Gov. Ron DeSantis has filed his financial disclosure to Florida’s Division of Elections. DeSantis values his net worth at $318,987, offset by $21,284 in unpaid student loans. That makes him a successful member of the middle class. It is small change compared to political plutocrats such as Bill and Hillary Clinton or Jared Kushner and Ivanka Trump. Even Sen. Bernie Sanders (I-VT) must wonder how Citizen Ron makes it to the end of the month.
George Orwell once said two people could not be friends in a democracy if one earns four times as much as the other. That might be true in the societies of the Old World, where class differences are reflected in accents and manners. But American society was founded by yeoman farmers, so the rich must affect earthy habits and speech when they aspire to office. Ronald Reagan, Bill Clinton, and Donald Trump played their roles with gusto. George H.W. Bush, Barack Obama, and Hillary Clinton failed to stay in character, but George W. Bush gave a convincing impersonation of a simpleton from a John Steinbeck novel. President Joe Biden delivers a risible impression of a union fixer, also from a Steinbeck novel.
If he wins the Republican nomination for 2024, DeSantis could become the first middle-class president since Richard Nixon. I exempt Jimmy Carter, because a Southern gentleman whose family kept its land is an aristocrat by another name, and Gerald Ford, who may have been middle class but wasn’t a real president. I also exempt Biden. He was middle class long ago, but he has thoroughly depraved himself through five decades of public service.
You cannot have a democratic republic without a large and secure middle class, and it cannot hurt to have a president with recent experience in the cheap seats. Aristotle, in Politics, wrote, “The best political community is formed by citizens of the middle class.” The middle class is secure in its property and pays taxes. As Socrates would have put it, those in the middle class have skin in the game. It was the pragmatism of Aristotle’s Politics that the founders had in mind when they wrote the Constitution, not the control-freak fantasy land of Plato’s Republic. But Plato is what we’re getting.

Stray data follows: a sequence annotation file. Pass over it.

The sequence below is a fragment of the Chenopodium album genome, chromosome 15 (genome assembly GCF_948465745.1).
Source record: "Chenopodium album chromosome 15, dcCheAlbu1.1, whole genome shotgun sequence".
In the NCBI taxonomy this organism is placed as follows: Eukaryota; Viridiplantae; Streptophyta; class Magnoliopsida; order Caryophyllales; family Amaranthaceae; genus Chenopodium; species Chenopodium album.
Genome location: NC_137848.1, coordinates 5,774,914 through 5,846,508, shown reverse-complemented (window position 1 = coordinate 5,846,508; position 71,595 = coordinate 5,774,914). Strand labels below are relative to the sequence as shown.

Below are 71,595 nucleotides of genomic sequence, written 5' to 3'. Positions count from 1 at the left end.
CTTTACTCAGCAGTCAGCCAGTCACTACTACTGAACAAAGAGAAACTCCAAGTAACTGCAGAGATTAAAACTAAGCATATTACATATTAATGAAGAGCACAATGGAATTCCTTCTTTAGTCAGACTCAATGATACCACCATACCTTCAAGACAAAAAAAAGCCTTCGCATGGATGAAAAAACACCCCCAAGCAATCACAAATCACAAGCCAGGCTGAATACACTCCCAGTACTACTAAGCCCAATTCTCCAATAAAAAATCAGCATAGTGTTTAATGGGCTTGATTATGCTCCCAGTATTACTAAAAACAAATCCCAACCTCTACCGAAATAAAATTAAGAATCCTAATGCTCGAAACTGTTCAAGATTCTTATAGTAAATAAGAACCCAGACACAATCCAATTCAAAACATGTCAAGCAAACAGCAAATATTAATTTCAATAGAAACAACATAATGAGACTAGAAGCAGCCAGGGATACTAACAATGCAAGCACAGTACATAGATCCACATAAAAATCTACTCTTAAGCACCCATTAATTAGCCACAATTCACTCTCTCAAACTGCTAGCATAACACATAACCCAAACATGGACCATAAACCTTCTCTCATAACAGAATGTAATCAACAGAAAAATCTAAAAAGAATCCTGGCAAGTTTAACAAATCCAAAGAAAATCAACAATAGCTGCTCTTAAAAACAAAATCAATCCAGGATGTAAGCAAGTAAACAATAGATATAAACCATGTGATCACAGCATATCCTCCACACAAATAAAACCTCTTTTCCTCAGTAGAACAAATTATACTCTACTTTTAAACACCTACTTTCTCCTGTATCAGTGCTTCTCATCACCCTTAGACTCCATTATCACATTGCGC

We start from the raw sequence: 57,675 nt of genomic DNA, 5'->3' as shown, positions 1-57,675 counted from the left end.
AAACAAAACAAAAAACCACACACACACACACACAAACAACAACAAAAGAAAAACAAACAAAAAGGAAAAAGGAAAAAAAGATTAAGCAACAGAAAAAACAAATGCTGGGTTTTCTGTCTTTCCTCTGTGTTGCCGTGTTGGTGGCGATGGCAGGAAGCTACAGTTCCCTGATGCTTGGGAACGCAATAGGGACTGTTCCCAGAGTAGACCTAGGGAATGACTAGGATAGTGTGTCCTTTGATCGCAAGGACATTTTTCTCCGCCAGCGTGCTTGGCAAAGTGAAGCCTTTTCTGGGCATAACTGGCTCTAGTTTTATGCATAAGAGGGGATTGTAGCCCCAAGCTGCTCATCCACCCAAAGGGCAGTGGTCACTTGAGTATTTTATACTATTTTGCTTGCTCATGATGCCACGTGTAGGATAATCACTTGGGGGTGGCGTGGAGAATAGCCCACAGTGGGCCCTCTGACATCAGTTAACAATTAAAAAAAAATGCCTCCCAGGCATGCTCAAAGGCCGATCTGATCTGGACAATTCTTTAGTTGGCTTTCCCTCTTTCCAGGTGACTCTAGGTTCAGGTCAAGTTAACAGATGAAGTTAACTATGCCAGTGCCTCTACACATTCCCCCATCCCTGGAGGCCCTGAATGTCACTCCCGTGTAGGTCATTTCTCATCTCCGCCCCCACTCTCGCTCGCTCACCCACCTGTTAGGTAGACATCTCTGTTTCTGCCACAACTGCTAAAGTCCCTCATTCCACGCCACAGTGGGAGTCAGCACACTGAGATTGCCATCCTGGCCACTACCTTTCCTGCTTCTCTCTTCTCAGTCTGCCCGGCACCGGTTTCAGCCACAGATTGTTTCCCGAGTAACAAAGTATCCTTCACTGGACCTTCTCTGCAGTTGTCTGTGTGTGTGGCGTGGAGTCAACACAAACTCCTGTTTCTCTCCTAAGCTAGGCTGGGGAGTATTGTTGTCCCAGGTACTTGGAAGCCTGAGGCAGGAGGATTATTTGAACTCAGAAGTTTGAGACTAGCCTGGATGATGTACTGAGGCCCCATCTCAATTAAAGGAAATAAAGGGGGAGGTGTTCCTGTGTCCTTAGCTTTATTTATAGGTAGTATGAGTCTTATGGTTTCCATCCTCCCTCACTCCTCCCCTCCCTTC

The Aristotelian American middle classes are shrinking by all and any measures. Yet, simultaneously, the power and budgets of the Platonic permanent bureaucracy are growing. The Athenian philosophers recognized this as the conundrum of the chicken and the egg, leading to the scrambling of democratic priorities. The tougher life gets for the citizens of the middle class, the more they seek safe berths in the bureaucracy for their children. The wider the gap between the elites and the governed, the more the bureaucracy sees its task as keeping the angry masses in order. And so on and downward, as Plato said, from oligarchy to anarchy and tyranny.
In The Dying Citizen, which came out last year, Victor Davis Hanson defined the “fundamentals of traditional middle-class citizenship” as a “perceived ability to marry, raise children, own a home, and plot an autonomous course to have control of their own financial destinies.” These fundamentals are slipping beyond young people, especially in the cities. The young, Hanson said, are becoming “contemporary peasants,” living in an upgraded, degraded version of the old tribalism.
Hanson really is a yeoman farmer. He also teaches classics at California State University, Fresno. The new tribalism, he wrote, is identity politics. People have never been so racially diverse and intermingled or tolerant of sexual variety. Yet an entire generation has been raised on the premise that people should not be equal before the law and that the bureaucracy should reward or punish them for skin color, ethnicity, or, for the more imaginative, gender identification. Legality aside, this winner-take-all system radicalizes both winners and losers. Hence the Trump presidency, the revenge of the citizens. Hence the abuse of bureaucratic power and journalistic principle that followed. Thus the rage of the Republican base, the lawlessness of the Democratic Left, and the all-around collapse in civility.
Electing a citizen president like DeSantis would only be the beginning of a long struggle to restore the conditions in which citizenship can flourish. The Romans, Hanson wrote, identified a “strange paradox of material progress and moral regress” as their republic fell apart. Its symptoms included the decline of the rural middle class and the traditional Roman family and the growth of a hedonistic urban population with better things to do than have children. America, meet the pajama boys and barista spinsters of ancient Rome.